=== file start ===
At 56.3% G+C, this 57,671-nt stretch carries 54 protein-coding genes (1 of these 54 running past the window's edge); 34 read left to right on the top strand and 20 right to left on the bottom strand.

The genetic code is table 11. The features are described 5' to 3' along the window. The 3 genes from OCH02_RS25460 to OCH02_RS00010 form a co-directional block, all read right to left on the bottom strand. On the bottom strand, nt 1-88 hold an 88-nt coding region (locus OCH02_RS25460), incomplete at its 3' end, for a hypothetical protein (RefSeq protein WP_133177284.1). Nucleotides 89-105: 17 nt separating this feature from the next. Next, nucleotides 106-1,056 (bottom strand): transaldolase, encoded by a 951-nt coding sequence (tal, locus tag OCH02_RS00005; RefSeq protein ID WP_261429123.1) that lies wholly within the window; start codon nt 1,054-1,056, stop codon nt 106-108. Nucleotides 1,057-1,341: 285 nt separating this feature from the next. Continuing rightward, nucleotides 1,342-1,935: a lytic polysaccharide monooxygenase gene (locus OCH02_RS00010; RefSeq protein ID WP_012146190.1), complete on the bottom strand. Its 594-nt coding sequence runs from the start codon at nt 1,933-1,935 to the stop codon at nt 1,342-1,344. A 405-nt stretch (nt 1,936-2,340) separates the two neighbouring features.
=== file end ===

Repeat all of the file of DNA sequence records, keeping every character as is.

At 56.3% G+C, this 57,671-nt stretch carries 54 protein-coding genes (1 of these 54 running past the window's edge); 34 read left to right on the top strand and 20 right to left on the bottom strand.

The genetic code is table 11. The features are described 5' to 3' along the window. The 3 genes from OCH02_RS25460 to OCH02_RS00010 form a co-directional block, all read right to left on the bottom strand. On the bottom strand, nt 1-88 hold an 88-nt coding region (locus OCH02_RS25460), incomplete at its 3' end, for a hypothetical protein (RefSeq protein WP_133177284.1). Nucleotides 89-105: 17 nt separating this feature from the next. Next, nucleotides 106-1,056 (bottom strand): transaldolase, encoded by a 951-nt coding sequence (tal, locus tag OCH02_RS00005; RefSeq protein ID WP_261429123.1) that lies wholly within the window; start codon nt 1,054-1,056, stop codon nt 106-108. Nucleotides 1,057-1,341: 285 nt separating this feature from the next. Continuing rightward, nucleotides 1,342-1,935: a lytic polysaccharide monooxygenase gene (locus OCH02_RS00010; RefSeq protein ID WP_012146190.1), complete on the bottom strand. Its 594-nt coding sequence runs from the start codon at nt 1,933-1,935 to the stop codon at nt 1,342-1,344. A 405-nt stretch (nt 1,936-2,340) separates the two neighbouring features.